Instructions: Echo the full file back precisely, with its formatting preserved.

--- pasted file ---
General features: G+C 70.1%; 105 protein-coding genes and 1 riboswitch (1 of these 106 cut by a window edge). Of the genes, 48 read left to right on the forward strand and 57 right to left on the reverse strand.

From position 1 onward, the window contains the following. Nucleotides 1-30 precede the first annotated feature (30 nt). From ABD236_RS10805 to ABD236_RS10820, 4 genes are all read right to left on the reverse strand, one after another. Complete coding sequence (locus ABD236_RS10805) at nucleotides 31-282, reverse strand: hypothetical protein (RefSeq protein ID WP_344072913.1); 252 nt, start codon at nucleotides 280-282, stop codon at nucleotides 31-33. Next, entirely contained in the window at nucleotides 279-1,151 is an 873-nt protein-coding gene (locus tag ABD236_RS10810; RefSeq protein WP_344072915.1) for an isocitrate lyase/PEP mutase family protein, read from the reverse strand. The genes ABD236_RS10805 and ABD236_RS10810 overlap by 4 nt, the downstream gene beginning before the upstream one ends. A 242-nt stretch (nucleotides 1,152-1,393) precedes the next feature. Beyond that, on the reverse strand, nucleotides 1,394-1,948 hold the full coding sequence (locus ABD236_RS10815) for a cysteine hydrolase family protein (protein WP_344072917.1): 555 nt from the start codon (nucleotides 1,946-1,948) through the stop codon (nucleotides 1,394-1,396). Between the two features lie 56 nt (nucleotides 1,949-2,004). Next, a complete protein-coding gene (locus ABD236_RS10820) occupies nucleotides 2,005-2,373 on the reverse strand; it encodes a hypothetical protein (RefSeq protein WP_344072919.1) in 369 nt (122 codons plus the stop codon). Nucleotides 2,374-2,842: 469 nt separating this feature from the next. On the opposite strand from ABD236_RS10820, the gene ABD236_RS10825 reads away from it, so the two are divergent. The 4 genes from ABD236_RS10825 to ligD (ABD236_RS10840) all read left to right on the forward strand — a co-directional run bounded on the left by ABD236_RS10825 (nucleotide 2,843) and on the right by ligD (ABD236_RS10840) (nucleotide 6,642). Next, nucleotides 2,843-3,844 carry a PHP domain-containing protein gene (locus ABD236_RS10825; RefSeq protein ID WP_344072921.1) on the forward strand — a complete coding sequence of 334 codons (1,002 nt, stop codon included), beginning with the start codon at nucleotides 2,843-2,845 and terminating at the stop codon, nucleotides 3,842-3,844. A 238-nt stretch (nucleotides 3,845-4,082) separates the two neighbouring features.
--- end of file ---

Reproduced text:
General features: G+C 70.1%; 105 protein-coding genes and 1 riboswitch (1 of these 106 cut by a window edge). Of the genes, 48 read left to right on the forward strand and 57 right to left on the reverse strand.

From position 1 onward, the window contains the following. Nucleotides 1-30 precede the first annotated feature (30 nt). From ABD236_RS10805 to ABD236_RS10820, 4 genes are all read right to left on the reverse strand, one after another. Complete coding sequence (locus ABD236_RS10805) at nucleotides 31-282, reverse strand: hypothetical protein (RefSeq protein ID WP_344072913.1); 252 nt, start codon at nucleotides 280-282, stop codon at nucleotides 31-33. Next, entirely contained in the window at nucleotides 279-1,151 is an 873-nt protein-coding gene (locus tag ABD236_RS10810; RefSeq protein WP_344072915.1) for an isocitrate lyase/PEP mutase family protein, read from the reverse strand. The genes ABD236_RS10805 and ABD236_RS10810 overlap by 4 nt, the downstream gene beginning before the upstream one ends. A 242-nt stretch (nucleotides 1,152-1,393) precedes the next feature. Beyond that, on the reverse strand, nucleotides 1,394-1,948 hold the full coding sequence (locus ABD236_RS10815) for a cysteine hydrolase family protein (protein WP_344072917.1): 555 nt from the start codon (nucleotides 1,946-1,948) through the stop codon (nucleotides 1,394-1,396). Between the two features lie 56 nt (nucleotides 1,949-2,004). Next, a complete protein-coding gene (locus ABD236_RS10820) occupies nucleotides 2,005-2,373 on the reverse strand; it encodes a hypothetical protein (RefSeq protein WP_344072919.1) in 369 nt (122 codons plus the stop codon). Nucleotides 2,374-2,842: 469 nt separating this feature from the next. On the opposite strand from ABD236_RS10820, the gene ABD236_RS10825 reads away from it, so the two are divergent. The 4 genes from ABD236_RS10825 to ligD (ABD236_RS10840) all read left to right on the forward strand — a co-directional run bounded on the left by ABD236_RS10825 (nucleotide 2,843) and on the right by ligD (ABD236_RS10840) (nucleotide 6,642). Next, nucleotides 2,843-3,844 carry a PHP domain-containing protein gene (locus ABD236_RS10825; RefSeq protein ID WP_344072921.1) on the forward strand — a complete coding sequence of 334 codons (1,002 nt, stop codon included), beginning with the start codon at nucleotides 2,843-2,845 and terminating at the stop codon, nucleotides 3,842-3,844. A 238-nt stretch (nucleotides 3,845-4,082) separates the two neighbouring features.